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one of the town's baptist churches and both parents q reached preach the qualities of self-reliance and pride and self-respect values directly a contradicted by the customary values that african americans and estate were supposed to assume as a tau child medger was taught that his maternal great-grandfather during reconstruction had killed twore white men in a dispute managed to escape retaliation by escaping from the town. medger was taught have prided himself and the awareness of his ownto heritage when medger was 14 h years old and the event to occur that have a profound
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impact on subsequent events in his life. been diverted friend brought into trouble supposedly for sass thing a local white woman at the local fair grounds. w the black man was promptly apprehended and beaten toth death. the lynching had a profound effect on the races conditions surrounding himself and his entire family and was determined to escape the omnipresent pain and fear that segregation imposed on every black person as a teenager he sought to assert himself according to interviews last gearhart in high school large that oversized coats said have style also favorite the same time by
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malcolm little who would later become famous as malcolm x.wn he often wore large stylish hats in his vocabulary and high school was little on the groggy side then he prematurely left high school by lying about his real age to followis his brother charles into the army and served in europe during world war ii. 1944 the u.s. supreme court outlawed the white primary election which had solidly throughout the south the principal means of disenfranchising african-american voters. 1946 the mississippi state legislature told people they--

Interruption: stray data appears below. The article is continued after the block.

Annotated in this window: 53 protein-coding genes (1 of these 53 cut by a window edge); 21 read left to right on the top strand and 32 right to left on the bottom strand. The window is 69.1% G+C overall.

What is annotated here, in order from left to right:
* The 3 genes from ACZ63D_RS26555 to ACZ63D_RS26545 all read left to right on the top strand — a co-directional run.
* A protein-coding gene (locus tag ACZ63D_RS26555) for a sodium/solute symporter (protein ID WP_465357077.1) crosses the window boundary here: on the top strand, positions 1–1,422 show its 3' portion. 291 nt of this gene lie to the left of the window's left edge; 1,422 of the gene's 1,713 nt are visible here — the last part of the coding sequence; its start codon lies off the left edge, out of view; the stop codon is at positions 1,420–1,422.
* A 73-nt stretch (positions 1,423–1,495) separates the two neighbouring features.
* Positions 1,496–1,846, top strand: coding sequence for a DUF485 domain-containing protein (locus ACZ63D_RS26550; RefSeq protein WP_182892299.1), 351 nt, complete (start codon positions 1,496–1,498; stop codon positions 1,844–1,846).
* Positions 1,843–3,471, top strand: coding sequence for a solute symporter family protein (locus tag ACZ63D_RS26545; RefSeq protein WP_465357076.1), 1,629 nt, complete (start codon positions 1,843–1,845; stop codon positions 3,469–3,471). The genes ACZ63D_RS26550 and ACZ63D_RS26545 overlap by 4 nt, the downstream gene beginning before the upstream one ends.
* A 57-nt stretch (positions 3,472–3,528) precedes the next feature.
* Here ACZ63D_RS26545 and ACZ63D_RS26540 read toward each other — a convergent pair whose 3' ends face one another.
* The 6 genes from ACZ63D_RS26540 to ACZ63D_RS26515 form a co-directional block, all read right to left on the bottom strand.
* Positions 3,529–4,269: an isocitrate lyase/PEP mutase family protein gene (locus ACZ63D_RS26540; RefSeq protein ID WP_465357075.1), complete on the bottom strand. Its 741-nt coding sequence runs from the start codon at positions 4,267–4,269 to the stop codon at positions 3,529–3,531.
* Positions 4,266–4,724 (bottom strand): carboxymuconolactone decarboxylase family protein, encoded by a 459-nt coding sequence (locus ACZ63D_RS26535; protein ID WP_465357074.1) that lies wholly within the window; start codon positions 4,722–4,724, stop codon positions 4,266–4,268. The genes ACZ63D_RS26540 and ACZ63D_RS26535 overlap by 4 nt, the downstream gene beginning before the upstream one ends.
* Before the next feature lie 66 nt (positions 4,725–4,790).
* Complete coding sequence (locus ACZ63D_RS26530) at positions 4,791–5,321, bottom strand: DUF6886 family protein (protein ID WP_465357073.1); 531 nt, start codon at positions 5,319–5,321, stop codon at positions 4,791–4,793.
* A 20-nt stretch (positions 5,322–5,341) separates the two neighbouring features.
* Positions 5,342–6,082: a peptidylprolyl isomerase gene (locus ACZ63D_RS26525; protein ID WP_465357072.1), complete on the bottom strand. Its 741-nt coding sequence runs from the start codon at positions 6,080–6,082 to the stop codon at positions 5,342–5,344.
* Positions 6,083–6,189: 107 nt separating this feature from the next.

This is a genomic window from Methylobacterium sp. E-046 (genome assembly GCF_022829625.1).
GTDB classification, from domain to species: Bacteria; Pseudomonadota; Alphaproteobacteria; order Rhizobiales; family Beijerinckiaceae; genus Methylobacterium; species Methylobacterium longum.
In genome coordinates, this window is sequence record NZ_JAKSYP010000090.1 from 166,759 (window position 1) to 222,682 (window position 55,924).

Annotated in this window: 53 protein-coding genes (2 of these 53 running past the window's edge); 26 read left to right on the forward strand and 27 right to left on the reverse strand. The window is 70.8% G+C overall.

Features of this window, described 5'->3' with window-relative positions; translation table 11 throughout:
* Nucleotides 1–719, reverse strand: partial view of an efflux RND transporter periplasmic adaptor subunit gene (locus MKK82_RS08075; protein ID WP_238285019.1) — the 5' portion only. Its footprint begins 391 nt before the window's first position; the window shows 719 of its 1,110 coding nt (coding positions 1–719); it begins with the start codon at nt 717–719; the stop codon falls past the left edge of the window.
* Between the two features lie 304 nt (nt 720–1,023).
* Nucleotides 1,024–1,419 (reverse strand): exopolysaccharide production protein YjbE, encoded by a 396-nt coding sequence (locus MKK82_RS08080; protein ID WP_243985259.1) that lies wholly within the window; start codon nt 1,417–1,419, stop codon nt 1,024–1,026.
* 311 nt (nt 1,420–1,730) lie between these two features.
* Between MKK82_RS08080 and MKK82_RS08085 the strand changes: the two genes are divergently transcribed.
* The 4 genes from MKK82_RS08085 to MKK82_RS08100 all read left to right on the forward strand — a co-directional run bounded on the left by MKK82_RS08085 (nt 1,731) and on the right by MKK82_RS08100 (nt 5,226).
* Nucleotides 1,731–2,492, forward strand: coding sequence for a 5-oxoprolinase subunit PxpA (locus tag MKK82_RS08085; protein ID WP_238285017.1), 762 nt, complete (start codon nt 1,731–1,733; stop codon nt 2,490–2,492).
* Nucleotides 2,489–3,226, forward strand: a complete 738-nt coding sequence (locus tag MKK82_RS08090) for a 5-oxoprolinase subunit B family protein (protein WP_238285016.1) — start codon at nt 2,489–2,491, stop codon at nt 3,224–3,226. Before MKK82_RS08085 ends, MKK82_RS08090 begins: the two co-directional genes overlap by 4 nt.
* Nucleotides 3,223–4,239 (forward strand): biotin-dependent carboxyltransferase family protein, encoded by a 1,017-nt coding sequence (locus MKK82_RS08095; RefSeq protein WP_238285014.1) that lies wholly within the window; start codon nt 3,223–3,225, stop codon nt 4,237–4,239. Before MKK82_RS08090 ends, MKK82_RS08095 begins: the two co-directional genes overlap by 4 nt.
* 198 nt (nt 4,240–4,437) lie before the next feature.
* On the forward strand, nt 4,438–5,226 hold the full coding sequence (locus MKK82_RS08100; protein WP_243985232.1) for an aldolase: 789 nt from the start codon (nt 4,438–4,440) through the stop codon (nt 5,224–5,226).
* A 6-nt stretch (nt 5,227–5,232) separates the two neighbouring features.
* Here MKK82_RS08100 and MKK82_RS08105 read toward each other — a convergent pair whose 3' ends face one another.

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could not pay the local poll tax. but there was also 80,000 african americans who are residents of the state of mississippi to serve and a segregated army in world war ii who would also be eligible to vote in the state elections. thousands of black veterans came back with awith determination. is on the 21st birthday july 2nd, 1946, charles and medgar -- medger evers went to the county courthouse words spread of their voting and a cluster of 20 well armed angry white men stood at the courthousearle
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and according to the account of charros they held shotguns and rifles and pistols and we stood at the courthouse steps eyeballing each other.te to recognize the two and urged them to be before violence erupted. of the county sheriffted. watching the confrontation did nothing but in deed the sheriff was it going to let us vote but did not want to try to kill us. he knew he may have to killbut us but did not want to do that. within decided now was not the best time to have a confrontation. don't worry said medger we will get the next time. as they departed one reese's steeled "you damned evers